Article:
But Soutar’s company is surprising in other ways. It directly employs 148 people – 60% more than in 2012 and double the year before that. Significantly, its 2012 salaries bill (including directors’ fees) was 31% of total turnover, compared with the 25-30% range of most of the UK’s largest magazine companies. Only Future’s UK salaries were a larger proportion of turnover – at 32%, but ShortList will be even higher in 2013.
These numbers do not detract from the success of ShortList Media. Far from it. This, after all, is a small, high-quality company that needs the human ‘bandwidth’ from which to grow. The potential is underlined by the experience (and continuity) of the Soutar-Ewington-Marsden-Hilton-Phare management team which is bursting with ideas. But the statistics reveal that, when it comes to employees, this new-wave company – with average revenues of less than £150k per head is much more traditional in its approach to staffing than, for example, the clutch of London-based digital businesses (like AOL and Gumtree) on £1m per head.
Perhaps that poses some questions about Soutar’s ability to sustain the profit growth. It also, though, raises the possibility that the next wave of magazine winners might just be more “virtual” than ShortList. It is clear that the contrast between, say, the free London financial newspaper City AM (employing a mere 50 people) and other dailies (employing hundreds more) is much sharper than that of ShortList versus traditional magazine publishers. Only time will tell if the disparity is significant.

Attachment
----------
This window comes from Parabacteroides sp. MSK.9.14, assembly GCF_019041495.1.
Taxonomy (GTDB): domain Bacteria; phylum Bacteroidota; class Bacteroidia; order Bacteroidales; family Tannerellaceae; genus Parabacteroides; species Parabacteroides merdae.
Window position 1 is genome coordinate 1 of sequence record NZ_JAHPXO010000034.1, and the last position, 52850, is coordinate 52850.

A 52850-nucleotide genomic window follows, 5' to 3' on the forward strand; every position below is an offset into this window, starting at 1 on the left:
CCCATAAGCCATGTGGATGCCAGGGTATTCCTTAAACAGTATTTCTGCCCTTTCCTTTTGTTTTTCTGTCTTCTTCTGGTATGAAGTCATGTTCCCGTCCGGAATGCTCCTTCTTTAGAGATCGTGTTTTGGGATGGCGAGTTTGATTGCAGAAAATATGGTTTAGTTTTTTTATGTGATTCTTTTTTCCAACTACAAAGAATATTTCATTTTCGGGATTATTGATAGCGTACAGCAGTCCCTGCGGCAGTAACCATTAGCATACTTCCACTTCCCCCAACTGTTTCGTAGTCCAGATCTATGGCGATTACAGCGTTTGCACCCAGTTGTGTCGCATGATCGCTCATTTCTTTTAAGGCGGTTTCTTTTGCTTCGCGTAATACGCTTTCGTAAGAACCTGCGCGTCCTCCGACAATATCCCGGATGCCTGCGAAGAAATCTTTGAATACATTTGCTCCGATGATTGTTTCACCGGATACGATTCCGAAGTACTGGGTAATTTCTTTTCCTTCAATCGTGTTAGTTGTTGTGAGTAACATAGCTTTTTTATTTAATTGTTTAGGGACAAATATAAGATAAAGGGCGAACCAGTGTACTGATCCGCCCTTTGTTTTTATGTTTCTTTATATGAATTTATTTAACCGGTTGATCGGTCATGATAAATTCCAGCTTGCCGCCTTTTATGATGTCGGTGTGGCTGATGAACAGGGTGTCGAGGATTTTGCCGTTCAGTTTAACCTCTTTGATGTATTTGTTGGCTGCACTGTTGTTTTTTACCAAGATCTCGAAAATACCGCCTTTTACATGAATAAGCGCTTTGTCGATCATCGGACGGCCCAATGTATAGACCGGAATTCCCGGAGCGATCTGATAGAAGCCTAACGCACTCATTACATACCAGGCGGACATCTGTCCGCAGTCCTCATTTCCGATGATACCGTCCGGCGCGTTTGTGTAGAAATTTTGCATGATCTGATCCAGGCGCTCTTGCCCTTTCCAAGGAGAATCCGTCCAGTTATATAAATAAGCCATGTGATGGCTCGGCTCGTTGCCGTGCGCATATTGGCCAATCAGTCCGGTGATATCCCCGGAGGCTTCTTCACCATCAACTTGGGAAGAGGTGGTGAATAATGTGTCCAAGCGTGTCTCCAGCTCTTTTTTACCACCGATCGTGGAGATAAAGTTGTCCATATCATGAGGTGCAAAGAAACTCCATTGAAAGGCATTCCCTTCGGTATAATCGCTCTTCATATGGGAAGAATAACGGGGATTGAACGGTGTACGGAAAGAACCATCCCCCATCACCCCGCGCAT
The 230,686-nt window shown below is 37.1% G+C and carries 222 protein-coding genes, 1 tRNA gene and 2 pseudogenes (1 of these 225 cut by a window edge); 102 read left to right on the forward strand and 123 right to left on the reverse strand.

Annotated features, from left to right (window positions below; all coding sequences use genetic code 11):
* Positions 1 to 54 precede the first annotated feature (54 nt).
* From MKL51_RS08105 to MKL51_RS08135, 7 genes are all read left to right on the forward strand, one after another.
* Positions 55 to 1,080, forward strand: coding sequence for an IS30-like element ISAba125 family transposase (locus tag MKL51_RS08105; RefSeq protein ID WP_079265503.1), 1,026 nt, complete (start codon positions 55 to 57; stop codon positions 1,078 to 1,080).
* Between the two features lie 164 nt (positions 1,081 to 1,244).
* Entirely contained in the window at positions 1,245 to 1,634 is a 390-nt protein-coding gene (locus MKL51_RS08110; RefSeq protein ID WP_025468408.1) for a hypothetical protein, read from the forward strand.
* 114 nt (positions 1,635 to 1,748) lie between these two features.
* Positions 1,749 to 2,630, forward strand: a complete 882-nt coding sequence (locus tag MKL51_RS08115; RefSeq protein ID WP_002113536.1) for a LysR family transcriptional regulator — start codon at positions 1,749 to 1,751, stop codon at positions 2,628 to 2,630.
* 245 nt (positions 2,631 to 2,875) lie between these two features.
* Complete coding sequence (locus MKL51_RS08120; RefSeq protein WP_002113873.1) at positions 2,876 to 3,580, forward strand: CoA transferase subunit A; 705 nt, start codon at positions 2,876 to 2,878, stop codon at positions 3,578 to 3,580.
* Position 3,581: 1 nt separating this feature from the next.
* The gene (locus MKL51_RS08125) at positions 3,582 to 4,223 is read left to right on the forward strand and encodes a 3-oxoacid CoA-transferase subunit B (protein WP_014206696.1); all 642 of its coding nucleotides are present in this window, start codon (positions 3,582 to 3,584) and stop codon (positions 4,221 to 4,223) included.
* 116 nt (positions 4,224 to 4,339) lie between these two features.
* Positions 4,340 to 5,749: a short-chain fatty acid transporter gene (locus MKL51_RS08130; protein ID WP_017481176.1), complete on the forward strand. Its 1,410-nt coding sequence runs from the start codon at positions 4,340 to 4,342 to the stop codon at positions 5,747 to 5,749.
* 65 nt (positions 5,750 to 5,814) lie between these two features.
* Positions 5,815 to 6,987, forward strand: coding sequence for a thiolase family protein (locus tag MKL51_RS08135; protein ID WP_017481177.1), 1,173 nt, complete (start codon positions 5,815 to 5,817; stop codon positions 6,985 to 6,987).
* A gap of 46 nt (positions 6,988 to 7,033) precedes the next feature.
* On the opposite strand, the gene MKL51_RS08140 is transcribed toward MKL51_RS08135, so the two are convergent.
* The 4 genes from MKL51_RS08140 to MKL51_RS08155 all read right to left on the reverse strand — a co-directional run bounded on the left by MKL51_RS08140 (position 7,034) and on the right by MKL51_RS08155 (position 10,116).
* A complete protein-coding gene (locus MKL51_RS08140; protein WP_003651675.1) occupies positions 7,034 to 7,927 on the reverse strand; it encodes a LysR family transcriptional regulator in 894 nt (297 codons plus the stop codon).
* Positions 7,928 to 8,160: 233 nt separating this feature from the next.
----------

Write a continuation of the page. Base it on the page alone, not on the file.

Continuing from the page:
Either way and above all else, though, the ShortList story underlines the huge challenges facing many traditional magazine brands, saddled with the full-cost baggage of incumbency and the fear of losing the readers and advertising they still have.
Mike Soutar must smile every time he passes a London news-stand bulging with polythene-bagged magazines and special offers from his former employers. It’s just a matter of which sectors might next be ready for the ShortList treatment. And, if Stylist takes off in France, perhaps it can become the next global magazine franchise, alongside the venerable Vogue, Elle, Marie Claire, and Cosmopolitan.
Now, that’s a prospect to rattle the cages of traditional media everywhere.